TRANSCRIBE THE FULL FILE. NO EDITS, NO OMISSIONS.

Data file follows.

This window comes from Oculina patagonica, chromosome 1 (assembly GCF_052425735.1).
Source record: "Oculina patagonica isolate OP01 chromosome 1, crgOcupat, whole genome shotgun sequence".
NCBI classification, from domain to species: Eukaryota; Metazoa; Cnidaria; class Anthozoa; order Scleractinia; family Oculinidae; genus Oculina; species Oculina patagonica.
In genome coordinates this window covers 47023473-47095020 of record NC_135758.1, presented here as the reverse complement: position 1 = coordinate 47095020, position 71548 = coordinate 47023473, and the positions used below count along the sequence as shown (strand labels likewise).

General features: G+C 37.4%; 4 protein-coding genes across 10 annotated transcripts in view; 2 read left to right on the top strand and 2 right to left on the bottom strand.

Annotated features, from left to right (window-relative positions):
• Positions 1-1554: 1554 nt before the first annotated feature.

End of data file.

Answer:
This window comes from Oculina patagonica, chromosome 1 (assembly GCF_052425735.1).
Source record: "Oculina patagonica isolate OP01 chromosome 1, crgOcupat, whole genome shotgun sequence".
NCBI classification, from domain to species: Eukaryota; Metazoa; Cnidaria; class Anthozoa; order Scleractinia; family Oculinidae; genus Oculina; species Oculina patagonica.
In genome coordinates this window covers 47023473-47095020 of record NC_135758.1, presented here as the reverse complement: position 1 = coordinate 47095020, position 71548 = coordinate 47023473, and the positions used below count along the sequence as shown (strand labels likewise).

General features: G+C 37.4%; 4 protein-coding genes across 10 annotated transcripts in view; 2 read left to right on the top strand and 2 right to left on the bottom strand.

Annotated features, from left to right (window-relative positions):
• Positions 1-1554: 1554 nt before the first annotated feature.